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 Deshbandhu Chittaranjan Das (1870 - 1925)
Chittaranjan Das, whose life is a landmark in the history of India's struggle for freedom, was endearingly called 'Deshbandhu' (Friend of the country). Born on November 5, 1870 in Calcutta, he belonged to an upper middle class Vaidya family of Telirbagh in the then Dacca district. An ardent member of the Brahmo Samaj, he was also well-known for his intellectual and Journalistic pursuits. Chittaranjan's patriotic ideas were greatly influenced by his father's.
After receiving his early education at the London Missionary Society's Institution at Bhowanipore (Calcutta), Chittaranjan passed the entrance examination in 1885 as a private candidate. He graduated from the Presidency College in 1890. He then went to England to compete for the I.C.S., but he was "the last man out" in his year. Therefore he joined the Inner Temple and was called to the Bar in 1894.

It was Bankim Chandra who partly influenced him in his political ideas. While at the Presidency College, Chittaranjan was a leading figure of the Student's Association, and from Surendranath Banerjee he took his first lessons in Public service and elocution.

In 1894 Das came back to India and enrolled himself as a Barrister of the Calcutta High Court. But he did not get the backing badly needed to make a good start in the profession.

In 1907 he appeared as the defence lawyer of Brahma (bhadhav) Upedhyaya and Bhupendranath Dutta who were prosecuted for sedition. His abilities as an advocate evoked general admiration, though he did not succeed in baffling the prosecution. The turning point in his career came when he was called upon to appear on behalf of Aurobindo Ghose in the Alipore Bomb Case (1908). It was due to his brilliant handling of the case that Aurobindo was ultimately acquitted. This case brought Das to the forefront professionally and politically.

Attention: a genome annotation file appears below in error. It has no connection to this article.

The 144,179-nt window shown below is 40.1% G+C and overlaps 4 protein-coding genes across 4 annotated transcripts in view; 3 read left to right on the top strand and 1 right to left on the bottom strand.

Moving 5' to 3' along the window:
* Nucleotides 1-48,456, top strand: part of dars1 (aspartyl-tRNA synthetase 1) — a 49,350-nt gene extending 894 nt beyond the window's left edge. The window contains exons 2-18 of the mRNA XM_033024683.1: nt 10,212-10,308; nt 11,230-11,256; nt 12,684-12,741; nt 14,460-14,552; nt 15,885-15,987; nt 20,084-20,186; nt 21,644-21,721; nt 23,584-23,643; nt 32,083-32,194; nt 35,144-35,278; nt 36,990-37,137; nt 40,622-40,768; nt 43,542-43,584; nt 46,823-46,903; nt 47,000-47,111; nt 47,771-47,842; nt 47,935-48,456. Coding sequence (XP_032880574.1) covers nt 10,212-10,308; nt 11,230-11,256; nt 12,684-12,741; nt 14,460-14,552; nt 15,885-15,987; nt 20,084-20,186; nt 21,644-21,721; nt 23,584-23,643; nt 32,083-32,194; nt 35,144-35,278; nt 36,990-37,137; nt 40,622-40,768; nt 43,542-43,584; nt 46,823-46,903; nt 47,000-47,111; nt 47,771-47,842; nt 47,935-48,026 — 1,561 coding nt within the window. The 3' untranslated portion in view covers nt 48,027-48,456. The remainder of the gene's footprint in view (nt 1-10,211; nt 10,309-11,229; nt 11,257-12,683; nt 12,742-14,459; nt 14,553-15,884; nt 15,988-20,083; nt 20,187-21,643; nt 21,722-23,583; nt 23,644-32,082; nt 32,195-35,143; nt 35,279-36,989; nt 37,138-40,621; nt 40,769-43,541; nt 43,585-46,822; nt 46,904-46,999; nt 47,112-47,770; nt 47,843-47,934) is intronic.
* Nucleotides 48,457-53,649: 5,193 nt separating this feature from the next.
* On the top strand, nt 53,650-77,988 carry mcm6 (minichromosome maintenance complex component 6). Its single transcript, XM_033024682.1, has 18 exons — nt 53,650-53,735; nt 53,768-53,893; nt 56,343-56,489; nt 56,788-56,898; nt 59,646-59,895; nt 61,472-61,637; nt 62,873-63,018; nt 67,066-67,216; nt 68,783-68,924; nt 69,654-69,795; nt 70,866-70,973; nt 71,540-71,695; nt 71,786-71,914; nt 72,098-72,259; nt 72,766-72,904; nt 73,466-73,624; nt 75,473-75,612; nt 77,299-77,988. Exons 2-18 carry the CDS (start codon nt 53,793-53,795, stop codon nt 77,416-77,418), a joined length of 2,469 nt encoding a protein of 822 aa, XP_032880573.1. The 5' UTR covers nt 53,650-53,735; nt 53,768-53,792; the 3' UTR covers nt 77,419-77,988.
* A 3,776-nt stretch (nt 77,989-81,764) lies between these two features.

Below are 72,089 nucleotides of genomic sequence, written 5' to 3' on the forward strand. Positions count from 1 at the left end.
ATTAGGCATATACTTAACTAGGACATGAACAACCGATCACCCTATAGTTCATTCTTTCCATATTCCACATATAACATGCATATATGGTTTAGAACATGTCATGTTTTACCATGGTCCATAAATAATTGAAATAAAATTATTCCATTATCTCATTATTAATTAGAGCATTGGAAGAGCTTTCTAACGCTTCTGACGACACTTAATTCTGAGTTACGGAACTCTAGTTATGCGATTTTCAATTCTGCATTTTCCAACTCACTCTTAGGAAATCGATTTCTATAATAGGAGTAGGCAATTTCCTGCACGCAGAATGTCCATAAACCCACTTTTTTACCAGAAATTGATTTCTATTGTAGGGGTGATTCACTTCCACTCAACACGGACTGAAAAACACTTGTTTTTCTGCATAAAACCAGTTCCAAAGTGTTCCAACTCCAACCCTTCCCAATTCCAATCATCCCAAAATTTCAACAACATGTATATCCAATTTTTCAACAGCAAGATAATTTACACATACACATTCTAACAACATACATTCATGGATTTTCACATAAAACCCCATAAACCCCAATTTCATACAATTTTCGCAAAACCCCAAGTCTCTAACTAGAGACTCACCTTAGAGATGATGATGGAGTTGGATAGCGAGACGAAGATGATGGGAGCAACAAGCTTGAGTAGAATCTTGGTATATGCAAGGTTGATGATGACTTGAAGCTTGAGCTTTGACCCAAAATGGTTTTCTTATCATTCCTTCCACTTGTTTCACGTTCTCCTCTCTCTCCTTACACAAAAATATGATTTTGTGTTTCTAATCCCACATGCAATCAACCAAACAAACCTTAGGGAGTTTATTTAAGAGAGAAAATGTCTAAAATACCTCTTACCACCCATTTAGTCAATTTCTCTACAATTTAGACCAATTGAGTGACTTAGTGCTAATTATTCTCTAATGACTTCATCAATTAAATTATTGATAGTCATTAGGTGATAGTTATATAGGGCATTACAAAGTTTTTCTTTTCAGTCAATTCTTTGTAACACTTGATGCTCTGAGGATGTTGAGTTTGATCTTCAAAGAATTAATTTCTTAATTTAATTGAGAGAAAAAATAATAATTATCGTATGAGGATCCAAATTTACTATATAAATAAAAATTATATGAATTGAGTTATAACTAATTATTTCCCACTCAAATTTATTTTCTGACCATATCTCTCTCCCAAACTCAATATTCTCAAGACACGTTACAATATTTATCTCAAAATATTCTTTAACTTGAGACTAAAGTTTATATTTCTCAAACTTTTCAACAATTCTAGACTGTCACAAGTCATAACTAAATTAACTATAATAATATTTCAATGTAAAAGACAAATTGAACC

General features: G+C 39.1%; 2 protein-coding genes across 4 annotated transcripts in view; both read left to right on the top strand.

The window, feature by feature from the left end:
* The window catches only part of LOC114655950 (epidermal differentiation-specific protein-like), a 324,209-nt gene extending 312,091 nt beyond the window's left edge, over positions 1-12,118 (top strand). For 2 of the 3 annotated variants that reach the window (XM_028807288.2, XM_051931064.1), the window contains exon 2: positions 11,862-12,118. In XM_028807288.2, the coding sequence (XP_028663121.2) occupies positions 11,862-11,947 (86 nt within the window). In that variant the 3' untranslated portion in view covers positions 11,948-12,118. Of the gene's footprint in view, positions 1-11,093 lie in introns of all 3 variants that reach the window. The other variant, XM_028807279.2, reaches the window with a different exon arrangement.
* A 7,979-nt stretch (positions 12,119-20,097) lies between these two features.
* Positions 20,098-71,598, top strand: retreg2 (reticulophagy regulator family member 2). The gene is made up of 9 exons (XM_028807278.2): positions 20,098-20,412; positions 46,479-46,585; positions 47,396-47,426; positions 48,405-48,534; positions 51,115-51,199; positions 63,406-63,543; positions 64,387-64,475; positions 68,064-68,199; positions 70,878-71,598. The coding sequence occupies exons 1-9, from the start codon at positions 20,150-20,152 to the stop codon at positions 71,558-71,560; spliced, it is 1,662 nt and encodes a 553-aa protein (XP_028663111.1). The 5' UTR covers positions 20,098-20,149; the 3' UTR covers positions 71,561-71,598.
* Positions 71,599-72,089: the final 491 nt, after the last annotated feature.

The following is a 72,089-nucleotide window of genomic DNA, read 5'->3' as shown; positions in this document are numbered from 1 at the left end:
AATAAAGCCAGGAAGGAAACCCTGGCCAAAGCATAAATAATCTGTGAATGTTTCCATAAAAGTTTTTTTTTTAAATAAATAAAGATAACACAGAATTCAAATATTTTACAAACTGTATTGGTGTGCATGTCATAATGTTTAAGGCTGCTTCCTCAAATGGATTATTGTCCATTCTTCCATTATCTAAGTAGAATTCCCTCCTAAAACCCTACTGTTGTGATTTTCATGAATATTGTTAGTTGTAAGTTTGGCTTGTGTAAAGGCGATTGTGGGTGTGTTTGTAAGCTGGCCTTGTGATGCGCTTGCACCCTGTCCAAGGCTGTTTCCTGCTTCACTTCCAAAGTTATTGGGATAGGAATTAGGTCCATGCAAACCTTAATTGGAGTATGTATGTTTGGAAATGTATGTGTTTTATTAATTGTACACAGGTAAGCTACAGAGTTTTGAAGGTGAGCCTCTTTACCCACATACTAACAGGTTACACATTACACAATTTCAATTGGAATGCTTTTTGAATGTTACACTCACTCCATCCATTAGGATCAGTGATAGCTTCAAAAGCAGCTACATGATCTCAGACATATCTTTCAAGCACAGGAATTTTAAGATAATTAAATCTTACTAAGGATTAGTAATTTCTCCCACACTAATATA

Chittaranjan was the defence counsel in the Dacca Conspiracy Case (1910-11). He was famed for his handling of both civil and criminal law.

It was, however, not before 1917 that Das came to the forefront of nationalist politics. In that year he was invited to preside over the Bengal Provincial Conference held at Bhowanipore. At the Conference Chittaranjan gave in Bengali his memorable presidential speech, animated by lofty idealism and patriotic fire. Chittranjan's political career was brief but meteoric. In course of only eight years (1917-25) he rose to all-India fame by virtue of his ardent patriotism, sterling sincerity and oratorical power. His advent into politics in 1917 took place at a crucial moment. He played a significant role in the controversy over the election of Mrs. Annie Besant as President of the Indian National Congress for its Calcutta Session. During this period (1917-18) he also took part in the agitation against the Government policy of internment and deportation under the Defence of India Act.

In 1918, both at the Congress special session in Bombay and at the Annual Session in Delhi, Das opposed the scheme of Montagu-Chelmsford Reforms as wholly inadequate and disappointing. The demand for Provincial Autonomy was successfully propounded in the teeth of vehement opposition from Mrs. Besant and others. In 1919 Chittaranjan went to Punjab as a member of the non-official Jallianwala Bagh Enquiry Committee. At the Amritsar Congress (1919) he made the first advocacy of obstruction while opposing the idea of co-operation with the Government in the implementation of the 1919 Reforms.